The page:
Business News Digital

Omnifone placed in administration

By | Published on Friday 6 May 2016


Back in March this year, white label digital music provider Omnifone announced a new CEO and two new priority products. And for its next trick, the company was placed into administration this week.

A message that appeared on the company’s website yesterday reads: “On 4 May 2016, Omnifone Limited and Omnifone Group Limited were placed into administration in the High Court Of Justice, with Andrew Duncan and Neil Bennett, of Leonard Curtis Business Solutions Group, appointed as joint administrators. The affairs, business and property of the companies are being managed by the joint administrators, who act as agents for the company and without personal liability”.

Omnifone has powered various digital music services over its thirteen year history for various brands, tech companies and tel cos, as well as some of its own offerings. Most of those have fizzled out with time, partly due to trends in digital music, and partly due to working for the sorts of clients which entirely overhaul their music strategies every few years.

AMong those companies still utilising Omnifone services as of 2016 were Neil Young’s silly Pono Music download platform, and the latest in a long line of Samsung music set-ups, Milk Music, which, rumour has it, is soon to be shut down.

Then, of course, there was Omnifone’s own in-house streaming service, which was launched in 2011, later spun off into its own business, and then put up for sale in February last year before being shut down a month later.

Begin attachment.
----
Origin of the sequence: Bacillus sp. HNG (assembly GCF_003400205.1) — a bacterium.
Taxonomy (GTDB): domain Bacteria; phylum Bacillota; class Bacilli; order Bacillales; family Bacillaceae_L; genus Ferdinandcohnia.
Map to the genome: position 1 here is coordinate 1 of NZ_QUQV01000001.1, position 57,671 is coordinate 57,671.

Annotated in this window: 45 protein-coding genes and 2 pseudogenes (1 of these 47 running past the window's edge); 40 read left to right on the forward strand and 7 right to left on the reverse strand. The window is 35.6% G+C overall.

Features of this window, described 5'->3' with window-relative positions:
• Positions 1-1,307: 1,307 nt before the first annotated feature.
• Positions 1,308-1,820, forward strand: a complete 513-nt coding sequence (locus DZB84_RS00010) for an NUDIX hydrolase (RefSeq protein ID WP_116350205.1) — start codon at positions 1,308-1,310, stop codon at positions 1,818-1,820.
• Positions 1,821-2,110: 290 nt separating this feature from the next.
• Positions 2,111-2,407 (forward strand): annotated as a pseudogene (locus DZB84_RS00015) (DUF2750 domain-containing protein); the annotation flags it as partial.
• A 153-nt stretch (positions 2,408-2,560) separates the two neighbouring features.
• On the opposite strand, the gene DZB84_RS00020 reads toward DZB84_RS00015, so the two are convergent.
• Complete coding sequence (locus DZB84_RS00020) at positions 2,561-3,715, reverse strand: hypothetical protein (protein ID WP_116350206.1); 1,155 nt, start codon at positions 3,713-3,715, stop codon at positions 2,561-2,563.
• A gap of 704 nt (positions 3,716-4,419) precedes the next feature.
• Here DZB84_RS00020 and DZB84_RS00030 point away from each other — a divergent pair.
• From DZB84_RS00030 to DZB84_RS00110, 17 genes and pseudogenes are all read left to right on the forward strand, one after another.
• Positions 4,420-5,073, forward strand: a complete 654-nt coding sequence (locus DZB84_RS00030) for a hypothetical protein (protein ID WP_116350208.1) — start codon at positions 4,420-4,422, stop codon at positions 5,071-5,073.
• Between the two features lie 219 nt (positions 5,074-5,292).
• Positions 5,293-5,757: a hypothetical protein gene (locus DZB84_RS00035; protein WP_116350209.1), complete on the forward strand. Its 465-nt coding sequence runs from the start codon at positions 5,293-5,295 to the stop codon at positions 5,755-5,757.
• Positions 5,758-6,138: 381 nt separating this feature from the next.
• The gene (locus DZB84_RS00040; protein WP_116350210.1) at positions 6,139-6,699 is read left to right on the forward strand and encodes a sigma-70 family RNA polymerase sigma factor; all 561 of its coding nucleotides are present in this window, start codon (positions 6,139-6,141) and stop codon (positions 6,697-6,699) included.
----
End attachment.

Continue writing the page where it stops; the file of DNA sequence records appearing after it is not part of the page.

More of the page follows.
Rara was seemingly an attempt by Omnifone to have a brand of its own, outside the often short-lived projects it worked on with other companies. But, even though the attempted sale in 2015 was spun as Omnifone simply setting the service off on the next phase of its existence – while it got back to its core B2B business – the speed of the subsequent shutdown suggested there wasn’t much of a userbase to sell.

A big knock to Omnifone itself came in January last year when the Sony streaming service it powered, Music Unlimited, was closed and replaced on the Playstation Network by Spotify. A dwindling client base – coupled with a general trend amongst tel co and consumer electronic firms to bundle in existing streaming services rather than setting up their own white label ventures – suggested that the Omnifone business was entering tricky times. Its last big partnership announcement was in October last year with Line Music, to provide western music to the Japanese streaming service through its MusicStation platform.

In March, COO Doug Imrie was promoted to become CEO of the company, replacing Jeff Hughes who had held the role since April 2010. Amid talk in the industry that Omnifone’s greatest asset as of 2016 was the database of music rights it had built up over the preceding decade, Imrie’s first move was to announce two new music data products, consumption reporting tool Global Metering Hub and “music information retrieval platform” Acoustic Lab.

The company’s losses grew considerably from 2011 to 2014, while revenues began to fall in the latter year. Accounts for 2015 have not been filed, but this trend probably continued. Companies House records also show that two of the company’s three founders – Rob Lewis and Mark Knight – resigned as directors last month, and also that the company increased its borrowing.

What can now be salvaged of the company remains to be seen, of course, with administrators charged with the task of deciding whether to try to keep the business together as a whole, or to seek buyers for its constituent elements, such as the aforementioned MusicStation platform and the music data assets.

What all and any of this means for Omnifone’s existing clients, current licensing deals with labels and publishers, and its workforce, remains to be seen.